Advocate News


05.31.2016

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Advocate Impact - Beth Roberts

Beth Roberts has been a CASA advocate since November 2015. She took her first case immediately and it included two young children. The children originally came into foster care due to domestic violence.  The family was given the opportunity to work services through family based services but were ultimately unsuccessful and the state had to step in and legally remove the children. At the time of removal the children were severely developmentally delayed as well as severely malnourished.

Beth immediately began assessing the case. She attended all parent/child visits with the mom and all medical appointments for the children. She noticed immediately that these children had significant delays. The oldest child was 20 months at the time and he did not speak.  He walked on his tip toes and this caused him to have great difficulty walking.  He did not have the ability to run. He was evaluated by his pediatrician, and due to the severity of his delay, it was recommended that he receive occupational therapy twice a week.  His insurance provider did not agree with the recommendation and the frequency of the therapy was denied. Beth saw how important occupational therapy was for this child and advocated for this at court and with the caseworker. After much persistence on Beth’s part it was finally approved.  He would receive occupational therapy twice a week. Beth also advocated for bilateral orthotic braces to correct his feet and he was able to get his braces within a few weeks.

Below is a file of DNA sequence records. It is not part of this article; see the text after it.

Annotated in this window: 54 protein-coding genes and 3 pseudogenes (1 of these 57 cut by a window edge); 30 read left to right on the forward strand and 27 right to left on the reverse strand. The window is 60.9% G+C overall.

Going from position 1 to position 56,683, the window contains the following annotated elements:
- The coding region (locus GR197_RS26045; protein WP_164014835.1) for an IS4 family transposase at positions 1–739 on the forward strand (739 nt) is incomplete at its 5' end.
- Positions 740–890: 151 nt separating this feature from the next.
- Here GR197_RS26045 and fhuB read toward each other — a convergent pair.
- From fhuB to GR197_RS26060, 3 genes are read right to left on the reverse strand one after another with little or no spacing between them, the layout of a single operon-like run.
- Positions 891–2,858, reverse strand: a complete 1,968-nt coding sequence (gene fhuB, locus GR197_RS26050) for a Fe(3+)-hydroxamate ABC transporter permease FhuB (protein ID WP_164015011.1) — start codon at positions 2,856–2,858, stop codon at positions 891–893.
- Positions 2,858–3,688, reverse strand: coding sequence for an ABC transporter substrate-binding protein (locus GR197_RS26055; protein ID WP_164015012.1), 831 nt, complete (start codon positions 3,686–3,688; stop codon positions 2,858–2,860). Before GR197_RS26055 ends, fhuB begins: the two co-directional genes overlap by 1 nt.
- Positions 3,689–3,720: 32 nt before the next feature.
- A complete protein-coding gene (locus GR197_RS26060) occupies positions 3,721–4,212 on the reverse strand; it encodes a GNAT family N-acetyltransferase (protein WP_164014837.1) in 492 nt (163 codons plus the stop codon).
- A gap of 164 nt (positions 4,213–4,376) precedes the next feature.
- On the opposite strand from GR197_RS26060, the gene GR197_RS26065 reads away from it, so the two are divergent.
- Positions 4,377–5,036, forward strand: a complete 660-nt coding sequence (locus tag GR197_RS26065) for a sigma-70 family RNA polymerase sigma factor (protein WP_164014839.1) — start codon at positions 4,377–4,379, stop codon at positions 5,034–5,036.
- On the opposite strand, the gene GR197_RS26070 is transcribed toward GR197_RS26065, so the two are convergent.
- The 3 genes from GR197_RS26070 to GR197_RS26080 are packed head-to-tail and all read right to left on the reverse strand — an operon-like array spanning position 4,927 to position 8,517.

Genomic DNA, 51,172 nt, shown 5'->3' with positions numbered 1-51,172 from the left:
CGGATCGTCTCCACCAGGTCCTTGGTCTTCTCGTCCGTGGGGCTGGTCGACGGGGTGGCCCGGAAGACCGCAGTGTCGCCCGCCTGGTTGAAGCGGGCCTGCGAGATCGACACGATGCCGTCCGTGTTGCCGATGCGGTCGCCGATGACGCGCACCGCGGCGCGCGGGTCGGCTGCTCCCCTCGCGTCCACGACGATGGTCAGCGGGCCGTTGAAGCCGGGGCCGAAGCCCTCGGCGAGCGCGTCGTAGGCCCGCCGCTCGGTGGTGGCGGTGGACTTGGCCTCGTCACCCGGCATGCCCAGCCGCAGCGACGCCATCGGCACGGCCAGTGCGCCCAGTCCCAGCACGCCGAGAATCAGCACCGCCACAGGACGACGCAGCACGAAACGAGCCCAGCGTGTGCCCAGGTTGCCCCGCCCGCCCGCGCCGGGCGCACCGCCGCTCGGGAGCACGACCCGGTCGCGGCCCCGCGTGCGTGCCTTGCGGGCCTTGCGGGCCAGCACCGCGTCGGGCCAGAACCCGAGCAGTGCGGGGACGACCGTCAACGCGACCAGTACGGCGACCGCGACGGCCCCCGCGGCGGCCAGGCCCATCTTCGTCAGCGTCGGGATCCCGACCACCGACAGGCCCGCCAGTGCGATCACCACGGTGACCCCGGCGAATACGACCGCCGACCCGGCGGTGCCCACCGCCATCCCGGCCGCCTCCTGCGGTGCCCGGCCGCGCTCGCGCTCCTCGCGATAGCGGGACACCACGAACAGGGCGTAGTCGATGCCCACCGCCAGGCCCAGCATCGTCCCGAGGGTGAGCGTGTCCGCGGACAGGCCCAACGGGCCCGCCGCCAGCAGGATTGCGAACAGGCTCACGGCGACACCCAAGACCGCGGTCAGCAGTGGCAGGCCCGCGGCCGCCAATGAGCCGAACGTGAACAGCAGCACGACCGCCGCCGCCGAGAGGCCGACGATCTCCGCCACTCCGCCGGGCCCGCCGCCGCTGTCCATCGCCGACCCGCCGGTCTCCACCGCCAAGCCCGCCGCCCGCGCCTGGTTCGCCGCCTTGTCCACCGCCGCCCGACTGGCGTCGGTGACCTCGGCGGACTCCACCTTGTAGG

The youngest child was 9 months old at the time of removal and was severely delayed as well. He was also very underweight and malnourished and had gross motor and speech delays. His recommendation for occupational therapy was also initially denied but with Beth’s voice – it was approved.

The Court ordered CPS to complete a home study on a paternal uncle and it came back approved.  The children were subsequently placed in this home despite some concerns voiced by the advocate.  Beth continued to make regular visits to ensure that the children were adjusting well to their new placement and that all of their needs were being met.  After a few months, Beth noticed a regression in both boys.  She immediately reported her concerns to the other parties on the case but the consensus was that the boys were still adjusting to the new placement.  Beth saw the boys almost weekly to make sure their services were being completed. She noticed the boys were no longer smiling or laughing and seemed very jaded. Beth became more concerned about the boys.

Approximately one month later, Beth was notified by the placement that one of the boys was no longer able to walk and appeared to be in pain.  Beth urged the caregiver to take the child to a doctor to be checked out.  When the child was evaluated it was found he had a fractured femur and a fractured elbow. He was also dehydrated. A referral was called in and CPS began an investigation. The other child was brought in the following day for evaluation and it was determined that he had a sprained ankle and had a brace put on his leg as well. The kids were immediately removed from the kinship placement and placed into a shelter.

Had it not been for Beth’s vigilance throughout the case, these children may have remained in an abusive home and not received the occupational services that they desperately need.  Beth was there to speak up for these boys and she will continue to advocate for them and the services that they need. She continues to be their strong voice and the constant person in the lives of the children.